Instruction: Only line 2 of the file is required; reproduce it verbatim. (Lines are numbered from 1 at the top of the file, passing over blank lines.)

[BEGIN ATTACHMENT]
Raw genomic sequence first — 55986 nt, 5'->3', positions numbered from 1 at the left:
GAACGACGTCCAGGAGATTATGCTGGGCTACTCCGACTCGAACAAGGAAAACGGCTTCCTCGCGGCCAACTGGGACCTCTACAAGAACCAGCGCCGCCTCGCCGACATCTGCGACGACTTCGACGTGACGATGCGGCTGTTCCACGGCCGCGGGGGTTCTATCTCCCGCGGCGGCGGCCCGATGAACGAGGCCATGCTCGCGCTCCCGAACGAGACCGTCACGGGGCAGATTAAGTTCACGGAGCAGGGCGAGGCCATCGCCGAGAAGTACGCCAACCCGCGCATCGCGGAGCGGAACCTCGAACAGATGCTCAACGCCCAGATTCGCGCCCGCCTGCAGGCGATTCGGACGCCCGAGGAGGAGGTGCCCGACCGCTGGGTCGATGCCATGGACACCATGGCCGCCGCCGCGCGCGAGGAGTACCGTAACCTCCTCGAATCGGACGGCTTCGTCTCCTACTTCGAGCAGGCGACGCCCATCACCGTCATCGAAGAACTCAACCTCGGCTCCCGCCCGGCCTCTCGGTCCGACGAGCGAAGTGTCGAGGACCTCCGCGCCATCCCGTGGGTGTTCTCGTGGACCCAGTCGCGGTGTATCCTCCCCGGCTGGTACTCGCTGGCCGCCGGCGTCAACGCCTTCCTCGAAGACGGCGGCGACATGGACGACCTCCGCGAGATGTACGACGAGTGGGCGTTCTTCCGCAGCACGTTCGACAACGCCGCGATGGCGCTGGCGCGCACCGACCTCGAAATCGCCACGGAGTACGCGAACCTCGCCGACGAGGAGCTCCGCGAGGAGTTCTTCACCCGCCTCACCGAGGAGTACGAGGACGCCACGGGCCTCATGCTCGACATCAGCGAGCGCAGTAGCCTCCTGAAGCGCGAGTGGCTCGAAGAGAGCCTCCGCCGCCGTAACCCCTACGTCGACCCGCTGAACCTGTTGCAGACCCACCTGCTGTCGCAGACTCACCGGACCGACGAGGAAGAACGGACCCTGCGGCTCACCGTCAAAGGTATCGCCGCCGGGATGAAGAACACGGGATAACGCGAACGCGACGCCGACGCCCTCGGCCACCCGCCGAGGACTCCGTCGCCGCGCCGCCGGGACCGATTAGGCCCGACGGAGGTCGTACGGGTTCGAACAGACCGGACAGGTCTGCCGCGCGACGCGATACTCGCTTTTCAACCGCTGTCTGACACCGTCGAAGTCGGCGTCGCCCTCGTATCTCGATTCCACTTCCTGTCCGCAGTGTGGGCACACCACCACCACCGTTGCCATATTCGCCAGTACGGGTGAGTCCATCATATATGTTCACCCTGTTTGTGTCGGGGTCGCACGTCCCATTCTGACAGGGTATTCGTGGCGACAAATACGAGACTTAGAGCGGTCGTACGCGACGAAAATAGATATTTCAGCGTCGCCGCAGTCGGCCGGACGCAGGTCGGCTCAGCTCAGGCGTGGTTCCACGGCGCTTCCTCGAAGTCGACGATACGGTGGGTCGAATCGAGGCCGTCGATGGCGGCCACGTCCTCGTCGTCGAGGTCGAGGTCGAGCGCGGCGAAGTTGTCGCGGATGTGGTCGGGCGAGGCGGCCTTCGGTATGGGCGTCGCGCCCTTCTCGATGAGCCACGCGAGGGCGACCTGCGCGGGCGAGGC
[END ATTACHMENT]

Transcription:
GAACGACGTCCAGGAGATTATGCTGGGCTACTCCGACTCGAACAAGGAAAACGGCTTCCTCGCGGCCAACTGGGACCTCTACAAGAACCAGCGCCGCCTCGCCGACATCTGCGACGACTTCGACGTGACGATGCGGCTGTTCCACGGCCGCGGGGGTTCTATCTCCCGCGGCGGCGGCCCGATGAACGAGGCCATGCTCGCGCTCCCGAACGAGACCGTCACGGGGCAGATTAAGTTCACGGAGCAGGGCGAGGCCATCGCCGAGAAGTACGCCAACCCGCGCATCGCGGAGCGGAACCTCGAACAGATGCTCAACGCCCAGATTCGCGCCCGCCTGCAGGCGATTCGGACGCCCGAGGAGGAGGTGCCCGACCGCTGGGTCGATGCCATGGACACCATGGCCGCCGCCGCGCGCGAGGAGTACCGTAACCTCCTCGAATCGGACGGCTTCGTCTCCTACTTCGAGCAGGCGACGCCCATCACCGTCATCGAAGAACTCAACCTCGGCTCCCGCCCGGCCTCTCGGTCCGACGAGCGAAGTGTCGAGGACCTCCGCGCCATCCCGTGGGTGTTCTCGTGGACCCAGTCGCGGTGTATCCTCCCCGGCTGGTACTCGCTGGCCGCCGGCGTCAACGCCTTCCTCGAAGACGGCGGCGACATGGACGACCTCCGCGAGATGTACGACGAGTGGGCGTTCTTCCGCAGCACGTTCGACAACGCCGCGATGGCGCTGGCGCGCACCGACCTCGAAATCGCCACGGAGTACGCGAACCTCGCCGACGAGGAGCTCCGCGAGGAGTTCTTCACCCGCCTCACCGAGGAGTACGAGGACGCCACGGGCCTCATGCTCGACATCAGCGAGCGCAGTAGCCTCCTGAAGCGCGAGTGGCTCGAAGAGAGCCTCCGCCGCCGTAACCCCTACGTCGACCCGCTGAACCTGTTGCAGACCCACCTGCTGTCGCAGACTCACCGGACCGACGAGGAAGAACGGACCCTGCGGCTCACCGTCAAAGGTATCGCCGCCGGGATGAAGAACACGGGATAACGCGAACGCGACGCCGACGCCCTCGGCCACCCGCCGAGGACTCCGTCGCCGCGCCGCCGGGACCGATTAGGCCCGACGGAGGTCGTACGGGTTCGAACAGACCGGACAGGTCTGCCGCGCGACGCGATACTCGCTTTTCAACCGCTGTCTGACACCGTCGAAGTCGGCGTCGCCCTCGTATCTCGATTCCACTTCCTGTCCGCAGTGTGGGCACACCACCACCACCGTTGCCATATTCGCCAGTACGGGTGAGTCCATCATATATGTTCACCCTGTTTGTGTCGGGGTCGCACGTCCCATTCTGACAGGGTATTCGTGGCGACAAATACGAGACTTAGAGCGGTCGTACGCGACGAAAATAGATATTTCAGCGTCGCCGCAGTCGGCCGGACGCAGGTCGGCTCAGCTCAGGCGTGGTTCCACGGCGCTTCCTCGAAGTCGACGATACGGTGGGTCGAATCGAGGCCGTCGATGGCGGCCACGTCCTCGTCGTCGAGGTCGAGGTCGAGCGCGGCGAAGTTGTCGCGGATGTGGTCGGGCGAGGCGGCCTTCGGTATGGGCGTCGCGCCCTTCTCGATGAGCCACGCGAGGGCGACCTGCGCGGGCGAGGC